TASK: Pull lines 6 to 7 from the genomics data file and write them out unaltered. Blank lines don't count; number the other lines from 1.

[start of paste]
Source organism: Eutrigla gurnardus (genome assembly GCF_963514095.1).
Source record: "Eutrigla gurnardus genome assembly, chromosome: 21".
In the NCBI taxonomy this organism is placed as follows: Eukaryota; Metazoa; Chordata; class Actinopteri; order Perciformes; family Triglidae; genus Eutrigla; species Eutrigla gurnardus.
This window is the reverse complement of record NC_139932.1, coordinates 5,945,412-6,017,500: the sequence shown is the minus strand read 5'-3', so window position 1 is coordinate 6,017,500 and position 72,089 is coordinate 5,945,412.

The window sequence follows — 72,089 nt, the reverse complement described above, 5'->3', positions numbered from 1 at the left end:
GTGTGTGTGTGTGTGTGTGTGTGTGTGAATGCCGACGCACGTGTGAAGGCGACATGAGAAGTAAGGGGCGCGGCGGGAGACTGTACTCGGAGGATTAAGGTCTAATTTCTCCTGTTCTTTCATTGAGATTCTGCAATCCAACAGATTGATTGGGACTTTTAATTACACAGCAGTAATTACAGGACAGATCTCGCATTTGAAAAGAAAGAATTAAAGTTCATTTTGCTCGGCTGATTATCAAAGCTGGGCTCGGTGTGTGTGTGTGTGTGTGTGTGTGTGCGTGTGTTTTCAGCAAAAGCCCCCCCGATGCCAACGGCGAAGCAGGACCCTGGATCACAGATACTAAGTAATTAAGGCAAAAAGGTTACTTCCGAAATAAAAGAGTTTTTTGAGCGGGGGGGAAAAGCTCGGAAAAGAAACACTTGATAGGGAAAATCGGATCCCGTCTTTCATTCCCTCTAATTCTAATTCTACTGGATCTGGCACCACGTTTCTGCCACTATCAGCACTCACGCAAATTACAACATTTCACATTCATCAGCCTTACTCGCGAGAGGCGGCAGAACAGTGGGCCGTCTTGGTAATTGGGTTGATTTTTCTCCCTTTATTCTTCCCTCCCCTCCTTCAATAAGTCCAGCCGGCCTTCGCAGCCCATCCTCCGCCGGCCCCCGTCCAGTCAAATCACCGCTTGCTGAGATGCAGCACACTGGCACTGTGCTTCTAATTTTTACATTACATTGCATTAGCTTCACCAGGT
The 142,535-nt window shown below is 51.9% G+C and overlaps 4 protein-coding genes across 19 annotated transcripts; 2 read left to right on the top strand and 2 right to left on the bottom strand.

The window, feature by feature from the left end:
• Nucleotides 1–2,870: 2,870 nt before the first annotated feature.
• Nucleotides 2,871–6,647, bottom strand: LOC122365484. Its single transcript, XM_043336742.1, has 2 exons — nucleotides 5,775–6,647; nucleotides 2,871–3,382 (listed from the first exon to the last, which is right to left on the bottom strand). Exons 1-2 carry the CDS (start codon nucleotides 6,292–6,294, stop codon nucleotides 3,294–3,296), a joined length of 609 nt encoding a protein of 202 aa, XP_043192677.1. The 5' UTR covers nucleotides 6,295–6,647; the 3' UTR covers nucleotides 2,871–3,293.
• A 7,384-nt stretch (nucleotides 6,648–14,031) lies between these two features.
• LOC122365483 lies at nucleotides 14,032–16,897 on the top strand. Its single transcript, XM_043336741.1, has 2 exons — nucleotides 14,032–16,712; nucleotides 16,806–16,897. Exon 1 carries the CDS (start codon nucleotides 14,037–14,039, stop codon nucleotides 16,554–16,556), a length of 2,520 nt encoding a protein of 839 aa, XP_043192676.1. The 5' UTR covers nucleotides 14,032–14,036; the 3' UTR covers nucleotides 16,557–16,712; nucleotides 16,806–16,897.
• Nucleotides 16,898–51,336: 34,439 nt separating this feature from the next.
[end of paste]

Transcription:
GTGTGTGTGTGTGTGTGTGTGTGTGTGAATGCCGACGCACGTGTGAAGGCGACATGAGAAGTAAGGGGCGCGGCGGGAGACTGTACTCGGAGGATTAAGGTCTAATTTCTCCTGTTCTTTCATTGAGATTCTGCAATCCAACAGATTGATTGGGACTTTTAATTACACAGCAGTAATTACAGGACAGATCTCGCATTTGAAAAGAAAGAATTAAAGTTCATTTTGCTCGGCTGATTATCAAAGCTGGGCTCGGTGTGTGTGTGTGTGTGTGTGTGTGTGCGTGTGTTTTCAGCAAAAGCCCCCCCGATGCCAACGGCGAAGCAGGACCCTGGATCACAGATACTAAGTAATTAAGGCAAAAAGGTTACTTCCGAAATAAAAGAGTTTTTTGAGCGGGGGGGAAAAGCTCGGAAAAGAAACACTTGATAGGGAAAATCGGATCCCGTCTTTCATTCCCTCTAATTCTAATTCTACTGGATCTGGCACCACGTTTCTGCCACTATCAGCACTCACGCAAATTACAACATTTCACATTCATCAGCCTTACTCGCGAGAGGCGGCAGAACAGTGGGCCGTCTTGGTAATTGGGTTGATTTTTCTCCCTTTATTCTTCCCTCCCCTCCTTCAATAAGTCCAGCCGGCCTTCGCAGCCCATCCTCCGCCGGCCCCCGTCCAGTCAAATCACCGCTTGCTGAGATGCAGCACACTGGCACTGTGCTTCTAATTTTTACATTACATTGCATTAGCTTCACCAGGT
The 142,535-nt window shown below is 51.9% G+C and overlaps 4 protein-coding genes across 19 annotated transcripts; 2 read left to right on the top strand and 2 right to left on the bottom strand.